Histological variants of medulloblastoma are the most powerful clinical prognostic indicators

Maura Massimino, Manila Antonelli, Lorenza Gandola, Rosalba Miceli, Bianca Pollo, Veronica Biassoni, Elisabetta Schiavello, Francesca Romana Buttarelli, Filippo Spreafico, Paola Collini, Felice Giangaspero

Research output: Contribution to journalArticlepeer-review

Abstract

Background: Medulloblastoma histological classification has gained in importance and newer treatment protocols will include histology stratification. We centrally reviewed medulloblastoma cases from past 10 years reassessing their histology to ascertain its prognostic significance. Methods: Samples from 125 consecutive patients (99 males; 10 under age 3 years) were reviewed according to the two WHO classifications of 2000/2007. Results: Eighty-two patients did not have metastases, the primary tumor was completely resected in 101. The median follow-up was 96 months. Treatment was: our institutional protocol, that is, hyperfractionated accelerated radiotherapy (HART), for 39 non-metastatic cases up to 2003; according to the European PNET IV protocol in 31 cases; a HART-based strategy in 39 metastatic cases; tailored to the age below 3 years and based on high-dose chemotherapy in 10; and tailored to the patients conditions in 7. The 5-year PFS/OS rates were 76% and 81%, respectively. Histology was classic in 93 cases, nodular/desmoplastic in 20, anaplastic/large-cell in 9, and with extensive nodularity (MBEN) in 3. Stratification by residual disease after resection, metastases, age, or protocols was not prognostic. Histology suggested 5-year PFS rates of 82% for the desmoplastic and MBEN variants, 78% for classic medulloblastoma, 44% for the anaplastic/large-cell variants (P=0.01). Multivariable analysis demonstrated statistically significant difference in PFS by histology (P=0.02), due to the poor prognosis of anaplastic/large-cell medulloblastoma. Conclusions: Tailoring treatments to known risk factors cancelled all prognostic differences, except for anaplasia (not considered as such within previous trials) which proved the most powerful prognostic factor, warranting appropriate treatment intensification.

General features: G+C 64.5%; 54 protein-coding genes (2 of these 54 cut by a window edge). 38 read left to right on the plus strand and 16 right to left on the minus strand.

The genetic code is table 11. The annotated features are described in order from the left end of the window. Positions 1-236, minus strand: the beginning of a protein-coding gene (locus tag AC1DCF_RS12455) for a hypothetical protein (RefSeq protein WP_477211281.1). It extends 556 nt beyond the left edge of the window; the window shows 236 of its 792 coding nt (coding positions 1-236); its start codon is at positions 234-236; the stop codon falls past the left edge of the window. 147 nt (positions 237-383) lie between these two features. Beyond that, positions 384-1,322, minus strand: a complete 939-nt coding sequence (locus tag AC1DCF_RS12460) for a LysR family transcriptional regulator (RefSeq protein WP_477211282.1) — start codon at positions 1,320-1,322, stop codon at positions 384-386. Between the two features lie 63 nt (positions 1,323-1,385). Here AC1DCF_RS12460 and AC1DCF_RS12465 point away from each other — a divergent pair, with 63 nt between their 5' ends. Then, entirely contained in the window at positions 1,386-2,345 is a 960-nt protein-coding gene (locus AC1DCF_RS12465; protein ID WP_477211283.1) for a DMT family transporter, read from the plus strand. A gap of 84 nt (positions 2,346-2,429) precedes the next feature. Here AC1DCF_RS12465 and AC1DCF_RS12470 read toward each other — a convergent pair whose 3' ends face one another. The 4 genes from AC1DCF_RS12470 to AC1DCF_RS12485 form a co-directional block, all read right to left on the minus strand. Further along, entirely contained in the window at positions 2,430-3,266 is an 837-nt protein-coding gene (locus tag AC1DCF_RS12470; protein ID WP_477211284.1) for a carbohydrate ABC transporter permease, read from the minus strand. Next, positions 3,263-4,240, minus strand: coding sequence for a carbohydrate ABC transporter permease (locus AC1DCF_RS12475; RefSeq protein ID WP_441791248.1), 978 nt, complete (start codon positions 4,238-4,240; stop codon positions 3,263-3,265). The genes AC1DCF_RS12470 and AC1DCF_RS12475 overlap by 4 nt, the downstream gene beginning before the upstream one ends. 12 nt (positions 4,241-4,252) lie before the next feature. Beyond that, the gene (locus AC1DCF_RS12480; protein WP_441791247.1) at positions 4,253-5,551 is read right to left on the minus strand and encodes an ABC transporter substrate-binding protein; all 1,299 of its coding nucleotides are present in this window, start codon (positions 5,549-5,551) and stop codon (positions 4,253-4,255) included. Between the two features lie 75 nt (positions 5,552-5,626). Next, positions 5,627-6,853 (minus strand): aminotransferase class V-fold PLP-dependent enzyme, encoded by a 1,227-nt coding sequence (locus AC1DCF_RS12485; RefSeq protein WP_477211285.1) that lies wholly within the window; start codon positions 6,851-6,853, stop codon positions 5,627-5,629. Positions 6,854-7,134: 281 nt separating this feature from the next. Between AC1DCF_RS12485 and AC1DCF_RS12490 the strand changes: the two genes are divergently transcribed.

Original languageEnglish
Pages (from-to)210-216
Number of pages7
JournalPediatric Blood and Cancer
Volume60
Issue number2
DOIs
Publication statusPublished - Feb 2013

Keywords

  • Childhood brain tumors
  • Histology
  • Medulloblastoma
  • Prognosis
  • Risk factors

ASJC Scopus subject areas

  • Oncology
  • Pediatrics, Perinatology, and Child Health
  • Hematology

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